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Cheshire East Council’s adults and health committee has agreed to implement standardised charging for its telecare service.

Telecare encompasses a range of electronic devices that can support residents’ independence to carry on living in their own home and in their local community. It includes assistive technologies like personal alarms, door sensors, and GPS monitoring devices.

The council’s telecare service is available for adults over 18 years living in their own home. Residents can access this by speaking to the council’s assistive technology provider Wellbeing Cheshire East or by having a social care assessment through the council.

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Following an extensive committee consultation between May and July 2021, it was recommended that people aged 85 and over who are living alone are to be charged £5 per week for the council’s telecare service. This is the same charge as all other users currently pay.

The council currently supplies a free service to about 10 percent of the over 85 population in Cheshire East. For the majority of the over 85 population who use other providers or do not use a telecare service, there will be no change.

Anyone who cannot afford to pay will have the opportunity to ask for a financial assessment, which may result in them continuing to receive the service for no charge, Cheshire East Council says. The local authority underlines that it will support any individual with reduced capacity to ensure that they would be supported to access a financial assessment should they need to.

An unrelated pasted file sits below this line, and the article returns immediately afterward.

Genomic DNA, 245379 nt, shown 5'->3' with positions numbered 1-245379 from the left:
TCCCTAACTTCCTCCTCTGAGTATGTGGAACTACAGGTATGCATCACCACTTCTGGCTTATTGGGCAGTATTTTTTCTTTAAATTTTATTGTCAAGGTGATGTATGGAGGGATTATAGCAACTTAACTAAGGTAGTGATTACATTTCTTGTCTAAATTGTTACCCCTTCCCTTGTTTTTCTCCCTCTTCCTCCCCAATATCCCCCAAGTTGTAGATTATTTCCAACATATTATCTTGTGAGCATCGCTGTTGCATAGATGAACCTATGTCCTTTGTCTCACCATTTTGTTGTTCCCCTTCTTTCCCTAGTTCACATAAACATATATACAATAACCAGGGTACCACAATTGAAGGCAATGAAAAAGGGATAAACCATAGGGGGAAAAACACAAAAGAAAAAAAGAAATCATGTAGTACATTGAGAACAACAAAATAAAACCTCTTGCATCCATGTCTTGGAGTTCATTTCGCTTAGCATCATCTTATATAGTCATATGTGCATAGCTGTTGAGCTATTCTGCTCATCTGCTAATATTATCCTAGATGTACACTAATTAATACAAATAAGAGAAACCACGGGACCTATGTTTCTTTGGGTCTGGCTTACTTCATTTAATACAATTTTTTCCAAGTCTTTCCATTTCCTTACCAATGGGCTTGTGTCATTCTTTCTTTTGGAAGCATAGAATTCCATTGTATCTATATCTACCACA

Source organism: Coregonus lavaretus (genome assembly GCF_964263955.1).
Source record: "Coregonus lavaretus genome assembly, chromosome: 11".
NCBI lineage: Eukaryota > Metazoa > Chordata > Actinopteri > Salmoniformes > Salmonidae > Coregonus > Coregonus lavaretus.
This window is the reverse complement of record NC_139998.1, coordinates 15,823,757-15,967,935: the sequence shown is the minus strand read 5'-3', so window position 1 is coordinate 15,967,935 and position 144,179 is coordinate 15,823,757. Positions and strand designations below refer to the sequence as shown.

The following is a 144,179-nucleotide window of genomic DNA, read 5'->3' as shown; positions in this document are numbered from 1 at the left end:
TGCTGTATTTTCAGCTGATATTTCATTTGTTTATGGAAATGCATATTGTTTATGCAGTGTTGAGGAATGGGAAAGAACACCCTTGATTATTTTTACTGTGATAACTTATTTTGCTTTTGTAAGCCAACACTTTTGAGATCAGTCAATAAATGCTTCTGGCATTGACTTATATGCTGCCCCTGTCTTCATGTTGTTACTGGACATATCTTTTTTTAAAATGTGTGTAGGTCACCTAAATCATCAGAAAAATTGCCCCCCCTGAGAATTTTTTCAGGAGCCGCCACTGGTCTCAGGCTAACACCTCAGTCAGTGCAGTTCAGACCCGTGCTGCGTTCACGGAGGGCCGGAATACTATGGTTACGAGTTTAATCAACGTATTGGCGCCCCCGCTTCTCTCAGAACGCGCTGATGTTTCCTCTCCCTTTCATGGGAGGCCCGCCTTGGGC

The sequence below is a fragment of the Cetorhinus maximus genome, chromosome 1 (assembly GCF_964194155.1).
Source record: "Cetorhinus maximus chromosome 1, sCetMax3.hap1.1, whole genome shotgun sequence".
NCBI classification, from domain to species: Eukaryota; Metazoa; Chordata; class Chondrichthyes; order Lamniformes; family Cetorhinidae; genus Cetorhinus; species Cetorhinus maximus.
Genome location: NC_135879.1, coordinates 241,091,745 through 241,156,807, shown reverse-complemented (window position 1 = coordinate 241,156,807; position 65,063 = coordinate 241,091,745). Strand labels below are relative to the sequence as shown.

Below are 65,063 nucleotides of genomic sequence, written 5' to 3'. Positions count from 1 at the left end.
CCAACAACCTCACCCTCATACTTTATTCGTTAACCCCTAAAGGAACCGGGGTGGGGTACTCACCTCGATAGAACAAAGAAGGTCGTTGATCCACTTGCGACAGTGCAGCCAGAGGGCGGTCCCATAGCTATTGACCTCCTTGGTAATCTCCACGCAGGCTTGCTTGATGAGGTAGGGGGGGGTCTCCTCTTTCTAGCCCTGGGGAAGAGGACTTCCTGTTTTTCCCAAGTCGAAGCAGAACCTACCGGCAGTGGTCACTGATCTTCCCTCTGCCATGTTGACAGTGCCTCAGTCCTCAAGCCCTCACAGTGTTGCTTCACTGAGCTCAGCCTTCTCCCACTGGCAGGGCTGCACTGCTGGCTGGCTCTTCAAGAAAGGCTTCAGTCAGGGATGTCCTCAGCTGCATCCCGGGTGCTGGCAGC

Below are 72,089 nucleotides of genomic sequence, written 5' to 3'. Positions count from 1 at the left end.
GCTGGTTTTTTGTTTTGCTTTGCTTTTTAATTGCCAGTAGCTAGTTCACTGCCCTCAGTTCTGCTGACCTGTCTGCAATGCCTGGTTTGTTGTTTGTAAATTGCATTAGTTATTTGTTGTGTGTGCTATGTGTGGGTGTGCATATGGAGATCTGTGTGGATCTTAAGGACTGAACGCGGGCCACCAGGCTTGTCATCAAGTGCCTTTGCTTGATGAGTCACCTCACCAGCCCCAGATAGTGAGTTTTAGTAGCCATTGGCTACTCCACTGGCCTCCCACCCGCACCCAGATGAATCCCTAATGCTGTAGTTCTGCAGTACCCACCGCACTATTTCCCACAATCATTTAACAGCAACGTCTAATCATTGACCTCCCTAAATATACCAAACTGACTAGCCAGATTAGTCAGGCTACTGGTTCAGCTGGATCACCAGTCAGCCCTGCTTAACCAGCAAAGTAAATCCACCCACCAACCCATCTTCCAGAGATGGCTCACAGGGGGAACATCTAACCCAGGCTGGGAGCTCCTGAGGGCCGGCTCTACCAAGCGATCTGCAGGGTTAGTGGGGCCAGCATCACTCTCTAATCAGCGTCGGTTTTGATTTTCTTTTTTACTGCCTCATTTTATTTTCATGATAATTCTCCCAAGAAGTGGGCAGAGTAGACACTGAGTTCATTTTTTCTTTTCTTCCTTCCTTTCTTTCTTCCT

Councillor Jill Rhodes, Cheshire East Council’s adults and health committee chair, said: “We are actively supporting older people to achieve a better quality of life by using assistive technology equipment to enable the more vulnerable members of our community to have improved safety, care and independence, all in their own homes.

“When we reviewed the existing charging policy, it was clearly unfair to others to single out those 85 years of age and older and who are living alone for this free benefit.

“The decision to make a comprehensive charging policy means that all users who can afford to pay will pay the same fee and this meets the spirit of the 2014 Care Act which said that charges should be fair. The charge the council makes is cheaper than some private providers and no other council offers a free telecare service.”

Jill added that partly due to the ageing population, demand for the telecare service is increasing. She said that the service needs to be financially sustainable in the long-term too.

“By amending the charging policy, it will allow more people to take up the service, and for the scope of the technology to be broadened,” added Jill.

The council has confirmed it is still looking at the implementation plan for this project, but it is likely letters will be sent out to those affected in October to inform them of the committee decision and provide a timescale for implementation.

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